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Intermittent Pneumatic Compression Prophylaxis for Proximal Deep Venous Thrombosis after Total Hip Replacement*
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Investigation performed at Stanford University Hospital, Stanford
J Bone Joint Surg Am, 1996 Nov 01;78(11):1735-40
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The efficacy of intermittent pneumatic compression in the prevention of proximal deep venous thrombosis was determined in a consecutive series of patients who had primary or revision total hip replacement. Two hundred and eighty-nine patients (242 primary and eighty revision hip replacements) who were at least forty years old were managed intraoperatively and postoperatively with intermittent pneumatic compression with use of thigh-high sequential compression sleeves and thigh-high elastic compression stockings as the only form of prophylaxis. Venous ultrasonography of the ipsilateral lower extremity was performed, at an average of five days postoperatively, to determine the presence of a thrombus in the femoral and popliteal veins.The prevalence of proximal deep venous thrombosis was 6 per cent (twenty of 322 procedures), and no patient had a clinically detected pulmonary embolism. The prevalence of a proximal thrombus was 4 per cent (ten of 233 procedures) when a regional anesthetic had been used and 11 per cent (ten of eighty-nine procedures) when a general anesthetic had been used; this difference was significant (p = 0.02). The prevalence of a proximal thrombus was 3 per cent (eight of 245 procedures) for patients who were less than seventy-five years old and 16 per cent (twelve of seventy-seven procedures) for patients who were seventy-five years old or more (p < 0.0001). No patient had a major bleeding complication.Twenty-nine other patients who had an additional risk factor for thrombosis, such as a history of deep venous thrombosis, were managed with intermittent pneumatic compression and low-dose warfarin. The prevalence of proximal deep venous thrombosis in this group of patients was 19 per cent (six of thirty-one procedures).Intraoperative and postoperative intermittent pneumatic compression, combined with the use of a regional anesthetic, was found to be highly effective in the prevention of proximal deep venous thrombosis after total hip replacement. Despite the limitations inherent in comparisons among series, it is noteworthy that the prevalence of proximal thrombosis in our series was similar to the reported prevalences in several large series of patients who had a total hip replacement and were managed with either low-dose warfarin or low-molecular-weight heparin. However, there was no risk of major postoperative bleeding in the current study.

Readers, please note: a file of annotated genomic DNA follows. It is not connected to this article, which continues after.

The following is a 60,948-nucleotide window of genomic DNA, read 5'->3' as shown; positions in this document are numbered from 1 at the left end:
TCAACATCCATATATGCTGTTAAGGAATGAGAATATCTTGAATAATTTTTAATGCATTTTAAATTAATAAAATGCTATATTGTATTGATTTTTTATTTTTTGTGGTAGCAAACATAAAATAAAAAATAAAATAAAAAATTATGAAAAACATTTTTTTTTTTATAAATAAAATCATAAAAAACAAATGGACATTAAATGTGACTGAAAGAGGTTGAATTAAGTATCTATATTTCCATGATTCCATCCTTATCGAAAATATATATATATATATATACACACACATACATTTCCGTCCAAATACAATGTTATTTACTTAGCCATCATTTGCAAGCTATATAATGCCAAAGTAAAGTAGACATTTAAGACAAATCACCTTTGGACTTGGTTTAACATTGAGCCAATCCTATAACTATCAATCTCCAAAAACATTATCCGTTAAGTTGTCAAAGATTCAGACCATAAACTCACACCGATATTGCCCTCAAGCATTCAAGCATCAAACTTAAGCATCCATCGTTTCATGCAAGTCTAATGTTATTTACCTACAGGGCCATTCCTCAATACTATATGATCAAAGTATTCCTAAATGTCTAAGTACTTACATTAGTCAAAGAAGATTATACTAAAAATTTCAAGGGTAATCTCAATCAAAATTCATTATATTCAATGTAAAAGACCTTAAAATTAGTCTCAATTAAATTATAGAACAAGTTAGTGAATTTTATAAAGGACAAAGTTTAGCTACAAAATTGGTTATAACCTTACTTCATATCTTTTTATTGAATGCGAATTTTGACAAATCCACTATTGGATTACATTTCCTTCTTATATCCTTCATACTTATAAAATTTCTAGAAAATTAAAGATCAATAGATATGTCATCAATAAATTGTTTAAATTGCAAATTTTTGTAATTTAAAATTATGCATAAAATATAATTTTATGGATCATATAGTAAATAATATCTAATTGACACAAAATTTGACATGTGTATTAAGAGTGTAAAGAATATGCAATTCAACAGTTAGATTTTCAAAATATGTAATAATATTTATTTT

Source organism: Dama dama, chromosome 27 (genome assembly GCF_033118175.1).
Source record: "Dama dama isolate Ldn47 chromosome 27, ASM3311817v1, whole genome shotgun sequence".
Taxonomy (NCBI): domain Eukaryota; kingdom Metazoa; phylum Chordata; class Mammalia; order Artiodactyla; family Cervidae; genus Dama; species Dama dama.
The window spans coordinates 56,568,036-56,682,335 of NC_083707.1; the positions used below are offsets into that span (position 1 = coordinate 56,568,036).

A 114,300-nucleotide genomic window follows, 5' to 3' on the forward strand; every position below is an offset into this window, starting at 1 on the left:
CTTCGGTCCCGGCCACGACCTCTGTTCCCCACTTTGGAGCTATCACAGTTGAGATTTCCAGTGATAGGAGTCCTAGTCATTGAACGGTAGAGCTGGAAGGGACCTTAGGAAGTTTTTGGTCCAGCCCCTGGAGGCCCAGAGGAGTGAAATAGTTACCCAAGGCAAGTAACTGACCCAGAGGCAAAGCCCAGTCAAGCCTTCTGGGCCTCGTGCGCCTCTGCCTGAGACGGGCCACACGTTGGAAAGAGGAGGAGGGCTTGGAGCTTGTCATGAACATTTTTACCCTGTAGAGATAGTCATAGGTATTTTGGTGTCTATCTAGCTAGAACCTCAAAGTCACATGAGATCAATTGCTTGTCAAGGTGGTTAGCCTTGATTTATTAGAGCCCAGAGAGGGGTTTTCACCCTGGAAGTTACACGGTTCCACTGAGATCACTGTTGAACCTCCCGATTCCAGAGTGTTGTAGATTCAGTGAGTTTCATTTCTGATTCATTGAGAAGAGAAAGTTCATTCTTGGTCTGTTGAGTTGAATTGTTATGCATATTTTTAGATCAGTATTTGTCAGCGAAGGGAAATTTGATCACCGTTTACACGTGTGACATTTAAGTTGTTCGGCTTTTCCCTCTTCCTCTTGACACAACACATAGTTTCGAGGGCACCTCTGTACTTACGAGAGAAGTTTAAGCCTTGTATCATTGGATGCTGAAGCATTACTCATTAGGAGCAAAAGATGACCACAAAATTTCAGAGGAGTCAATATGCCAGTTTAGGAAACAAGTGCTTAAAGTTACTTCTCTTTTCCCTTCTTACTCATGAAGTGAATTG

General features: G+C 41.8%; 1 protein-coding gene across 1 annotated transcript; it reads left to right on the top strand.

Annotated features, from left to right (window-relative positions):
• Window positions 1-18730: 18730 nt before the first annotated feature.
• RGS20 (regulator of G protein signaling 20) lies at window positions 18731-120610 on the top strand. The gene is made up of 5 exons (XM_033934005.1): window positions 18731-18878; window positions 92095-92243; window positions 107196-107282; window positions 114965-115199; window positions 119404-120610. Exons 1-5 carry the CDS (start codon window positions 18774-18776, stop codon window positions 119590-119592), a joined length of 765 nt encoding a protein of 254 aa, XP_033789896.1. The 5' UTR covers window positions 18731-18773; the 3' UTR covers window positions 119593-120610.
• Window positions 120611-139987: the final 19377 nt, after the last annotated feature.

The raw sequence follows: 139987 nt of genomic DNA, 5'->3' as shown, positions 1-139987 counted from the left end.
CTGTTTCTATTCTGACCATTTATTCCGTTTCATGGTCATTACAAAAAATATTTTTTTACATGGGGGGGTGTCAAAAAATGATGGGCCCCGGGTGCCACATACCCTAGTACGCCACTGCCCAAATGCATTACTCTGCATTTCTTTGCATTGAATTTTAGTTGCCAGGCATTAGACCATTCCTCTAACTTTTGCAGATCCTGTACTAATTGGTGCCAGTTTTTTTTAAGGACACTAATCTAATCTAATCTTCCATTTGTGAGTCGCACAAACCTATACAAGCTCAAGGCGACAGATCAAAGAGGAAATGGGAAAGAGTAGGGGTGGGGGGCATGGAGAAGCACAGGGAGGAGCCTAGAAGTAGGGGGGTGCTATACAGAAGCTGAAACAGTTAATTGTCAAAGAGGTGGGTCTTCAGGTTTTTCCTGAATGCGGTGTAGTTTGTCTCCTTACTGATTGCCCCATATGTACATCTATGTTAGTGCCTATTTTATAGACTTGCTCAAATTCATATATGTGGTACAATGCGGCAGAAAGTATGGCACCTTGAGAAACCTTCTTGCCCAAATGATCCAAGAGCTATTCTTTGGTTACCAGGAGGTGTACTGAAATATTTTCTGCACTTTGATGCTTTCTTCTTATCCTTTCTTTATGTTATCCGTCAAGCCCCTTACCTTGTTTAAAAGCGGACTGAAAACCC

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    These activities have been planned and implemented in accordance with the Essential Areas and policies of the Accreditation Council for Continuing Medical Education (ACCME) through the joint sponsorship of the American Academy of Orthopaedic Surgeons and The Journal of Bone and Joint Surgery, Inc. The American Academy of Orthopaedic Surgeons is accredited by the ACCME to provide continuing medical education for physicians.
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